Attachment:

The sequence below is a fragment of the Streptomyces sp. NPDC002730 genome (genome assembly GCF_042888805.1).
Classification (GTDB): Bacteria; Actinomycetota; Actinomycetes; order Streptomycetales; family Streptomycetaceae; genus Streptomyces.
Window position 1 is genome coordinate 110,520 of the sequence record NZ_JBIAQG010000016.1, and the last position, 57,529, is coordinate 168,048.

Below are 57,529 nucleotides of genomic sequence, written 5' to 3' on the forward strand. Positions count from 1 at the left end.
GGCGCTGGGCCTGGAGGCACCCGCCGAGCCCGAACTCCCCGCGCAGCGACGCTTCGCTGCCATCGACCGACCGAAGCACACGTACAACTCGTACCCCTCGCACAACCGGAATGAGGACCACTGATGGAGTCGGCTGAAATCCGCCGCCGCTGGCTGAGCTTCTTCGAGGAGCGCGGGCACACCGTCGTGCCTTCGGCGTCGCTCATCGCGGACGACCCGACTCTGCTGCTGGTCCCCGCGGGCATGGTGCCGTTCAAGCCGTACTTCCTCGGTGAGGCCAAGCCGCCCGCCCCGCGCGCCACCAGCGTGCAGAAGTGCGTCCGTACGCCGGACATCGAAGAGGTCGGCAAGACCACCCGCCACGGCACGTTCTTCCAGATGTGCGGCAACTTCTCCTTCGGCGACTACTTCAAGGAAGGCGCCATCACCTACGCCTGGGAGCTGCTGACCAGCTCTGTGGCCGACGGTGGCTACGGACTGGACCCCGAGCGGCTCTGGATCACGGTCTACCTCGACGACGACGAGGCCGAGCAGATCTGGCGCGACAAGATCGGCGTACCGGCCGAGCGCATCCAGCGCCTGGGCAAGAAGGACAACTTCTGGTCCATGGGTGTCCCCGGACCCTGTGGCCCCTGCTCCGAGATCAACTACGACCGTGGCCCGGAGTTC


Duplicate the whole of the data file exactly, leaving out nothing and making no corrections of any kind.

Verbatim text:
The sequence below is a fragment of the Streptomyces sp. NPDC002730 genome (genome assembly GCF_042888805.1).
Classification (GTDB): Bacteria; Actinomycetota; Actinomycetes; order Streptomycetales; family Streptomycetaceae; genus Streptomyces.
Window position 1 is genome coordinate 110,520 of the sequence record NZ_JBIAQG010000016.1, and the last position, 57,529, is coordinate 168,048.

Below are 57,529 nucleotides of genomic sequence, written 5' to 3' on the forward strand. Positions count from 1 at the left end.
GGCGCTGGGCCTGGAGGCACCCGCCGAGCCCGAACTCCCCGCGCAGCGACGCTTCGCTGCCATCGACCGACCGAAGCACACGTACAACTCGTACCCCTCGCACAACCGGAATGAGGACCACTGATGGAGTCGGCTGAAATCCGCCGCCGCTGGCTGAGCTTCTTCGAGGAGCGCGGGCACACCGTCGTGCCTTCGGCGTCGCTCATCGCGGACGACCCGACTCTGCTGCTGGTCCCCGCGGGCATGGTGCCGTTCAAGCCGTACTTCCTCGGTGAGGCCAAGCCGCCCGCCCCGCGCGCCACCAGCGTGCAGAAGTGCGTCCGTACGCCGGACATCGAAGAGGTCGGCAAGACCACCCGCCACGGCACGTTCTTCCAGATGTGCGGCAACTTCTCCTTCGGCGACTACTTCAAGGAAGGCGCCATCACCTACGCCTGGGAGCTGCTGACCAGCTCTGTGGCCGACGGTGGCTACGGACTGGACCCCGAGCGGCTCTGGATCACGGTCTACCTCGACGACGACGAGGCCGAGCAGATCTGGCGCGACAAGATCGGCGTACCGGCCGAGCGCATCCAGCGCCTGGGCAAGAAGGACAACTTCTGGTCCATGGGTGTCCCCGGACCCTGTGGCCCCTGCTCCGAGATCAACTACGACCGTGGCCCGGAGTTC